Back for more? We knew you would be.
Two long years after season one, BBC’s “Sherlock” returned for a second season that was just as gripping as the first. Here are five more reasons to get in on the action.
01 Irene Adler
Laura Pulver joins the cast in season two as the ultimate femme fatale and the romantic interest of Sherlock, Irene Adler. In a spellbinding performance, Pulver is introduced as a dominatrix with a mind as dangerous as the whip she cracks. Irene has a talent for getting information out of her powerful clients. When she comes to possess scandalous pictures that could ruin the royal family, Sherlock is tasked with retrieving them. Irene does not make it easy for him.
02 Tribute to the Original Stories
This series does a wonderful job weaving in the original Arthur Conan Doyle stories that make up the world of Sherlock Holmes. In season two, viewers see Sherlock and Watson investigate the “Hounds of Baskerville.” They are joined by Russell Tovey, who played a high-strung werewolf named George in BBC’s “Humans.” Choosing Tovey to play a young man terrified of what he believes to be rabid, man-eating wolves is a delightfully ironic casting choice.
03 Moriarty Is Back
One of the highlights of season two is the scene in which Moriarty creates wonderful mayhem. By using his criminal connections, he orchestrates the opening of a vault at the Bank of England as well as every cell in a London prison.
At the same time, he waltzes his way into the exhibit where the Crown Jewels are held. Then, he proceeds to leave a cryptic message for Sherlock on the glass of the case just before he smashes it. By the time security rushes in, Moriarty is sitting on the throne, clad in the royal robe and crown, looking fabulous.
04 Exploring the Characters Further
Season two digs a bit deeper into the characters. Viewers learn more about Sherlock’s relationship with his brother, Mycroft, as well as his relationship with those around him. We see how much Sherlock cares for his and Watson’s plucky landlady, Mrs. Hudson, and we also see John calling Sherlock out on his behavior. The resulting fistfight in episode one is certainly hilarious, but it also gives us a taste of how close Sherlock and Watson have become. Unfortunately, the season ends by effectively shredding that bond.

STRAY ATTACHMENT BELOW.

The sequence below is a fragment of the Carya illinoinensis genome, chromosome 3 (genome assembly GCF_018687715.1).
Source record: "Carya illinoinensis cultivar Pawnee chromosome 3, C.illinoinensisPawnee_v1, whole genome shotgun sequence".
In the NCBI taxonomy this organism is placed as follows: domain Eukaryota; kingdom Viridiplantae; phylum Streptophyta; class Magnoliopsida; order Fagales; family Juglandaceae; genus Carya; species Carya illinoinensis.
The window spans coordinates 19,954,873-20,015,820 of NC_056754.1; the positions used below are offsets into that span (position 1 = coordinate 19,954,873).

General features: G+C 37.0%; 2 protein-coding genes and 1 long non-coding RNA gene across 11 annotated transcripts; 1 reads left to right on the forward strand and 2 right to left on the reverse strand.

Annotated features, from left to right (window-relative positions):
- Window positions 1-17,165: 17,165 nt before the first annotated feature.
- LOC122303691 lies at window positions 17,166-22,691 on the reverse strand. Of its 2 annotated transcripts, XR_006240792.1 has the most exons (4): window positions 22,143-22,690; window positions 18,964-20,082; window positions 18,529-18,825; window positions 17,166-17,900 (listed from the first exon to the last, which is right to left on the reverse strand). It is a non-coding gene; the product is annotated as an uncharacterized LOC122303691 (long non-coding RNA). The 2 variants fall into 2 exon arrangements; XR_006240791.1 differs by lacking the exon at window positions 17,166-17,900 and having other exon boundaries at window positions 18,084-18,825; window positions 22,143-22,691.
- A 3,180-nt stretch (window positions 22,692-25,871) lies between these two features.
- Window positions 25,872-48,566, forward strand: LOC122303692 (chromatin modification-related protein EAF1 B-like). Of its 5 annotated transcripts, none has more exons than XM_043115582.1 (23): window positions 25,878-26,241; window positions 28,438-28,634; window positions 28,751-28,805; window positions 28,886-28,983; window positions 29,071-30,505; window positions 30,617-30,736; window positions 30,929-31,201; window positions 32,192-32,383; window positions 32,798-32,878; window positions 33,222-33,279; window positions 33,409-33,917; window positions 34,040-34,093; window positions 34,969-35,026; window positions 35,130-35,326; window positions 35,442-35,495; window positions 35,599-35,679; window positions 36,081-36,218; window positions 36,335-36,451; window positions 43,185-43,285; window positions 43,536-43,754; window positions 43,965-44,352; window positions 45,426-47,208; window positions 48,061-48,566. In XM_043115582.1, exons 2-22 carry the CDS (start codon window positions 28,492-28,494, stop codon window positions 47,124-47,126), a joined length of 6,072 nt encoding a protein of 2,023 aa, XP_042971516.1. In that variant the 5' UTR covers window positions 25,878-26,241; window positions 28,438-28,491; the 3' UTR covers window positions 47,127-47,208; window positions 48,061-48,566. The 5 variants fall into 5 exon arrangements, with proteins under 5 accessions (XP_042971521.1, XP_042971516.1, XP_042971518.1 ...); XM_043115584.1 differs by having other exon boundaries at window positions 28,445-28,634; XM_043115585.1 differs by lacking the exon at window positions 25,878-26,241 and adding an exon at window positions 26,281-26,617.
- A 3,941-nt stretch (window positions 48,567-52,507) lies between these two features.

05 The Finale (Major Spoilers!)
The third episode, “The Reichenbach Fall,” might have been one of the most startling and heartbreaking finales for fans of British television in 2012. Throughout the season, Moriarty strings Sherlock along like a puppet by forcing those around Sherlock to question his accusations against the consulting criminal.
Sherlock finally must finally confront Moriarty in order to save his friends from being killed by henchmen. They meet on the rooftop of St. Bartholomew’s Hospital, where Sherlock believes that he has won the “game.” But he is wrong. Moriarty, who is the only one capable of calling off the attacks, tells Sherlock that he must commit suicide to save his companions.
Then, Moriarty proceeds to shoot himself in the head, thus ensuring that no one can stop the killers but Sherlock. With no other choice, Sherlock steps onto the ledge. He calls John, who is rushing back to Sherlock, and apologizes for being a fake. Then, just as John arrives across the street, Sherlock jumps to his death as John looks on in horror.
The season closes with John visiting Sherlock’s grave and asking him not to be dead. Little does he know that Sherlock, who is alive and well, hears him. Viewers see Sherlock watching John from out of sight before he walks away.
That is how the season ends. Sherlock walks away. Steven Moffat and Mark Gatiss deserve and award for packing so much emotional suffering into three episodes.
Want to watch them for yourself? Sherlock season two is currently available on Netflix.